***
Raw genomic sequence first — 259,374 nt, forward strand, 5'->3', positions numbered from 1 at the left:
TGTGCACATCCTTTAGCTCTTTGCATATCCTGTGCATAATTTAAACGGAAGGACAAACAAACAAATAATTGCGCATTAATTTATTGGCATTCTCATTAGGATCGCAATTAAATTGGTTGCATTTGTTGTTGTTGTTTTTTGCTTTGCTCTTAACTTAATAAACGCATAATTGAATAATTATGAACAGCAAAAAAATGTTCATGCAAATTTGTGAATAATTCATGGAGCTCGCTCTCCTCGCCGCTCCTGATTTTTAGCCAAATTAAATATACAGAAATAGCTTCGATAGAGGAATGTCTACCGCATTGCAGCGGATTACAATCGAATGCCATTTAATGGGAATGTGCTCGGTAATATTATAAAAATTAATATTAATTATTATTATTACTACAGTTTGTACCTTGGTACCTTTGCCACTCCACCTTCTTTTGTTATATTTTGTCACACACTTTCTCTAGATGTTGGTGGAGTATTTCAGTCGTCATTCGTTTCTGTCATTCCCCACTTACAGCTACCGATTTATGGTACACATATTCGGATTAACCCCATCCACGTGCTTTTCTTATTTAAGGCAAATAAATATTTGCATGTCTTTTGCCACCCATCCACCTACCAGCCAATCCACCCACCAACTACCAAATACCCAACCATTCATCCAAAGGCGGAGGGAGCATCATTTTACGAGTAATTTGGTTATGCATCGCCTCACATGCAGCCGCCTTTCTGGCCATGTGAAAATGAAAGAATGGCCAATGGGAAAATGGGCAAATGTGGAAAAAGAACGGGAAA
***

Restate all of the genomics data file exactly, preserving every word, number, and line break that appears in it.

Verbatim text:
Raw genomic sequence first — 259,374 nt, forward strand, 5'->3', positions numbered from 1 at the left:
TGTGCACATCCTTTAGCTCTTTGCATATCCTGTGCATAATTTAAACGGAAGGACAAACAAACAAATAATTGCGCATTAATTTATTGGCATTCTCATTAGGATCGCAATTAAATTGGTTGCATTTGTTGTTGTTGTTTTTTGCTTTGCTCTTAACTTAATAAACGCATAATTGAATAATTATGAACAGCAAAAAAATGTTCATGCAAATTTGTGAATAATTCATGGAGCTCGCTCTCCTCGCCGCTCCTGATTTTTAGCCAAATTAAATATACAGAAATAGCTTCGATAGAGGAATGTCTACCGCATTGCAGCGGATTACAATCGAATGCCATTTAATGGGAATGTGCTCGGTAATATTATAAAAATTAATATTAATTATTATTATTACTACAGTTTGTACCTTGGTACCTTTGCCACTCCACCTTCTTTTGTTATATTTTGTCACACACTTTCTCTAGATGTTGGTGGAGTATTTCAGTCGTCATTCGTTTCTGTCATTCCCCACTTACAGCTACCGATTTATGGTACACATATTCGGATTAACCCCATCCACGTGCTTTTCTTATTTAAGGCAAATAAATATTTGCATGTCTTTTGCCACCCATCCACCTACCAGCCAATCCACCCACCAACTACCAAATACCCAACCATTCATCCAAAGGCGGAGGGAGCATCATTTTACGAGTAATTTGGTTATGCATCGCCTCACATGCAGCCGCCTTTCTGGCCATGTGAAAATGAAAGAATGGCCAATGGGAAAATGGGCAAATGTGGAAAAAGAACGGGAAA